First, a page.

Coming Out of Lowndes County

Part 1

Part 2

Part 3

Part 4

Part 5

People lined up to vote for the county elections in Lowndes, Alabama, November 1966, Jim Peppler Southern Courier Photograph Collection, ADAH

Election day in November 1966 was what the Lowndes County Freedom Organization had been working towards. It was the first election after the Voting Rights Act led to a drastic expansion of Black registered voters and droves of first-time Black voters came out to cast their ballots. Despite SNCC and local people’s impressive organizing efforts, the Lowndes County Freedom Party did not win any seats. While the results weren’t what they hoped for, local people didn’t consider their efforts a failure.

Whether You Won or Not

SNCC’s experiences in Lowndes pushed the organization to broaden its thinking about power. SNCC workers began exploring questions of how far political power could go without economic power and without ending colonialism abroad. And so, while they were operating on the county level in Lowndes, SNCC organizers began thinking about the meaning of independent states, looking to Africa and establishing of power across the globe.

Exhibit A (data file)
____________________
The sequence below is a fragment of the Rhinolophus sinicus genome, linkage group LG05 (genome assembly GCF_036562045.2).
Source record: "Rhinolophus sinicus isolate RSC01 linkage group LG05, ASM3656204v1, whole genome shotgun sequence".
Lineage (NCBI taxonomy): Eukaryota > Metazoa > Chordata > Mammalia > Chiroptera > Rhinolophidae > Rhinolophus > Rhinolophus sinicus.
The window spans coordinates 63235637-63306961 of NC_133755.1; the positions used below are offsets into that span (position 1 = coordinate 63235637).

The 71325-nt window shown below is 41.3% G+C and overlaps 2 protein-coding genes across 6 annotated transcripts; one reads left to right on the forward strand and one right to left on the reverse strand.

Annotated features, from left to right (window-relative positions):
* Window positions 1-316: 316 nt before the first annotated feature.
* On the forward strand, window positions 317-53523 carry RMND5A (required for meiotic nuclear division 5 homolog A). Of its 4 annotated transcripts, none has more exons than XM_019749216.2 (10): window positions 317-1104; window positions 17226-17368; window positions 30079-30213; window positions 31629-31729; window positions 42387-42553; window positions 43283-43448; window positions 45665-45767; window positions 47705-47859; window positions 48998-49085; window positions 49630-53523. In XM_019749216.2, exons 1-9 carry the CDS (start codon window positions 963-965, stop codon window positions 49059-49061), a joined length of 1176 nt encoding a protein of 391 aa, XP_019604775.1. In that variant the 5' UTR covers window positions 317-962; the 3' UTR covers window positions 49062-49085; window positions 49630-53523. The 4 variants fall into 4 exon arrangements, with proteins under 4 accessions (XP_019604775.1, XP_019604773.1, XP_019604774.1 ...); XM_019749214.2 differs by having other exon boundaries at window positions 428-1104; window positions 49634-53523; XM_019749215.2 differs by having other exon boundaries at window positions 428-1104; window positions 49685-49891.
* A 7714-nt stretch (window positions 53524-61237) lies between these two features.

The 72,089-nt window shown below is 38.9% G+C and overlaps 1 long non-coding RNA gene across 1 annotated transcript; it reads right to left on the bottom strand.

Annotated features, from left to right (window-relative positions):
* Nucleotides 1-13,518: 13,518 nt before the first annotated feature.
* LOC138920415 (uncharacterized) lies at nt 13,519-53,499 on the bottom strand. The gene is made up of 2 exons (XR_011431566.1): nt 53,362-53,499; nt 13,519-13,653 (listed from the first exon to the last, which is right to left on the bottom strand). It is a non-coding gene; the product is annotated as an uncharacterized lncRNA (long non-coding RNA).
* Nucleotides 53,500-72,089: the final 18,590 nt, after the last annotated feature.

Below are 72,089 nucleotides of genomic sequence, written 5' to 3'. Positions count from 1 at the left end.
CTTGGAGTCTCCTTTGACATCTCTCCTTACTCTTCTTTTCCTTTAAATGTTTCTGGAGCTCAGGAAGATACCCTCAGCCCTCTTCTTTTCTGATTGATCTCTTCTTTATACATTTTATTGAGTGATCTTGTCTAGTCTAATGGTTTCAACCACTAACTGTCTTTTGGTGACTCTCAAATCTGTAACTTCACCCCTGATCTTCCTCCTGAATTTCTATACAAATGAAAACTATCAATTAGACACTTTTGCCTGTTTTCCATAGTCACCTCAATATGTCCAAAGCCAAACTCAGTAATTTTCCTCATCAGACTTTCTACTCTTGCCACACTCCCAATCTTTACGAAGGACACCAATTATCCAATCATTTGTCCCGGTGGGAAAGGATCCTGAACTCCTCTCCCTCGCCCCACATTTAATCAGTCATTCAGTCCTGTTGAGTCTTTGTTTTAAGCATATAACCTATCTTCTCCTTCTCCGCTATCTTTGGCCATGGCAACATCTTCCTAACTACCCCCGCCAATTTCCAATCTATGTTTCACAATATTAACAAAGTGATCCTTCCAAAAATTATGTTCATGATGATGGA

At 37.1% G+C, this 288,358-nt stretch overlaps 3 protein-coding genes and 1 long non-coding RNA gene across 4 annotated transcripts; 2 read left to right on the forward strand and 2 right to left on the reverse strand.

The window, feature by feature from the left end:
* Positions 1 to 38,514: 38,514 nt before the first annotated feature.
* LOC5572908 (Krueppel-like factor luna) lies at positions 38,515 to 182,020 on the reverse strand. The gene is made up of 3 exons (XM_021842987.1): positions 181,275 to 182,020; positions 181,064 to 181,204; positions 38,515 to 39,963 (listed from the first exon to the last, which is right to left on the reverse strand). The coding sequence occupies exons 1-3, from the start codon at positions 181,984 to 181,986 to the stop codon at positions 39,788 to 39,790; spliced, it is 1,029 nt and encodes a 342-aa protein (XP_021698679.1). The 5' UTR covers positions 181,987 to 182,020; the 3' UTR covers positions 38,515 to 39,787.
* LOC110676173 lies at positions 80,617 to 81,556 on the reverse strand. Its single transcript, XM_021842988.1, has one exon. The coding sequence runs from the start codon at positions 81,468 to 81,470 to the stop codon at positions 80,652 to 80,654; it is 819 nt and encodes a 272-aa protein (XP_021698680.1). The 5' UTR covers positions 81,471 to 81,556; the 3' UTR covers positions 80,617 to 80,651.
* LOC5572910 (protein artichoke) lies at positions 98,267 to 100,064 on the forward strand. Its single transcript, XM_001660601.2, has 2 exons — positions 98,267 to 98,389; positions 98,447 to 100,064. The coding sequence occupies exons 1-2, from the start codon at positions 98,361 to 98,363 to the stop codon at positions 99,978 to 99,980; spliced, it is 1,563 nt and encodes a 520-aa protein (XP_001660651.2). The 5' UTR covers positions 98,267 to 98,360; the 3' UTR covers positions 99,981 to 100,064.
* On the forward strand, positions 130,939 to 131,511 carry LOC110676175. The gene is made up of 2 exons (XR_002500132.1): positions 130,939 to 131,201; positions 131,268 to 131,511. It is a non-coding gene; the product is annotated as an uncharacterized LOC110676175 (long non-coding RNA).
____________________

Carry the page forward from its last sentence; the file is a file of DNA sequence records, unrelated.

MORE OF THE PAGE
Then you suddenly begin to realize that you need power at the next level and the next level, so it becomes this escalating notion of where the real authority and the power resides. – Jennifer Lawson

You Know Who Controls This

Not only was SNCC thinking broadly about power, but their years of organizing with those people who had been intentionally excluded pushed the organization to take a radical stance on who needed to be included in the decision-making process.

Stokely Carmichael canvassing in Lowndes County, Alabama, undated,

What Was Radical Was Who We Did It For

SNCC’s philosophy was shifting internally, as well. What had happened at the Democratic National Convention in 1964 and during the Mississippi Summer Project left its mark on the organization, and staff were grappling with what direction the organization should go in. After a contested election, Stokely Carmichael was named SNCC chairman in May 1966. His work in Lowndes resonated with SNCC’s increasing interest in building independent Black entities and institutions.

Stokely’s Election

So we started thinking…how do you effect or impact the institutions of the United States? Some of us starting thinking, how do you bring in international partners? – Courtland Cox

Impact the Institutions of the United States